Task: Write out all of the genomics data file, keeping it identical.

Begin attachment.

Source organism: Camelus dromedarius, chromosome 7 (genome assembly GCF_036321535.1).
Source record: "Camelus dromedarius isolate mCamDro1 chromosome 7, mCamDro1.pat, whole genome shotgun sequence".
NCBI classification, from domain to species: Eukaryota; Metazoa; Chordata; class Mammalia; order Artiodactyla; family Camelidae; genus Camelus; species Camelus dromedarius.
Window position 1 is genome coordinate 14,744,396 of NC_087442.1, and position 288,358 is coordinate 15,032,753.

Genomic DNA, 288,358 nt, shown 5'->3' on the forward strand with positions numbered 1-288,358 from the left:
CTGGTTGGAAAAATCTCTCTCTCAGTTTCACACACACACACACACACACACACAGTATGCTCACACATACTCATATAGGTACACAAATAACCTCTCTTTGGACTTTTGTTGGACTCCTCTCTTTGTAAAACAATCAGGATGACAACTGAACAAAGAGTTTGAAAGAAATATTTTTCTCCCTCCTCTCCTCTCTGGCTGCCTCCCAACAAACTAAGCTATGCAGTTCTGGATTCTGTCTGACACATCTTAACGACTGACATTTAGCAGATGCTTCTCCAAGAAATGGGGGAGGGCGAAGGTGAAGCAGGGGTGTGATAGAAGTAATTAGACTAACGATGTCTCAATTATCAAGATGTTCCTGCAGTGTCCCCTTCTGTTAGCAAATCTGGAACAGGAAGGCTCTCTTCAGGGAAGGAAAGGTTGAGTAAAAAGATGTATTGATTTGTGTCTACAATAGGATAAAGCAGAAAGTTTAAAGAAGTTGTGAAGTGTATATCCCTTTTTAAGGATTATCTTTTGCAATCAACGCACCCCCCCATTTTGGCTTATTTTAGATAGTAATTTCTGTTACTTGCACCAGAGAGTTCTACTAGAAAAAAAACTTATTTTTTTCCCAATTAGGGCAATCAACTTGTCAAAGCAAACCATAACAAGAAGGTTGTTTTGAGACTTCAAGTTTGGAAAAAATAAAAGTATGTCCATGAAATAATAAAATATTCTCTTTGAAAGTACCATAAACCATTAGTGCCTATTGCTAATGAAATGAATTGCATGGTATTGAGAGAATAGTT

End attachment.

Source organism: Camelus dromedarius, chromosome 7 (genome assembly GCF_036321535.1).
Source record: "Camelus dromedarius isolate mCamDro1 chromosome 7, mCamDro1.pat, whole genome shotgun sequence".
NCBI classification, from domain to species: Eukaryota; Metazoa; Chordata; class Mammalia; order Artiodactyla; family Camelidae; genus Camelus; species Camelus dromedarius.
Window position 1 is genome coordinate 14,744,396 of NC_087442.1, and position 288,358 is coordinate 15,032,753.

Genomic DNA, 288,358 nt, shown 5'->3' on the forward strand with positions numbered 1-288,358 from the left:
CTGGTTGGAAAAATCTCTCTCTCAGTTTCACACACACACACACACACACACACAGTATGCTCACACATACTCATATAGGTACACAAATAACCTCTCTTTGGACTTTTGTTGGACTCCTCTCTTTGTAAAACAATCAGGATGACAACTGAACAAAGAGTTTGAAAGAAATATTTTTCTCCCTCCTCTCCTCTCTGGCTGCCTCCCAACAAACTAAGCTATGCAGTTCTGGATTCTGTCTGACACATCTTAACGACTGACATTTAGCAGATGCTTCTCCAAGAAATGGGGGAGGGCGAAGGTGAAGCAGGGGTGTGATAGAAGTAATTAGACTAACGATGTCTCAATTATCAAGATGTTCCTGCAGTGTCCCCTTCTGTTAGCAAATCTGGAACAGGAAGGCTCTCTTCAGGGAAGGAAAGGTTGAGTAAAAAGATGTATTGATTTGTGTCTACAATAGGATAAAGCAGAAAGTTTAAAGAAGTTGTGAAGTGTATATCCCTTTTTAAGGATTATCTTTTGCAATCAACGCACCCCCCCATTTTGGCTTATTTTAGATAGTAATTTCTGTTACTTGCACCAGAGAGTTCTACTAGAAAAAAAACTTATTTTTTTCCCAATTAGGGCAATCAACTTGTCAAAGCAAACCATAACAAGAAGGTTGTTTTGAGACTTCAAGTTTGGAAAAAATAAAAGTATGTCCATGAAATAATAAAATATTCTCTTTGAAAGTACCATAAACCATTAGTGCCTATTGCTAATGAAATGAATTGCATGGTATTGAGAGAATAGTT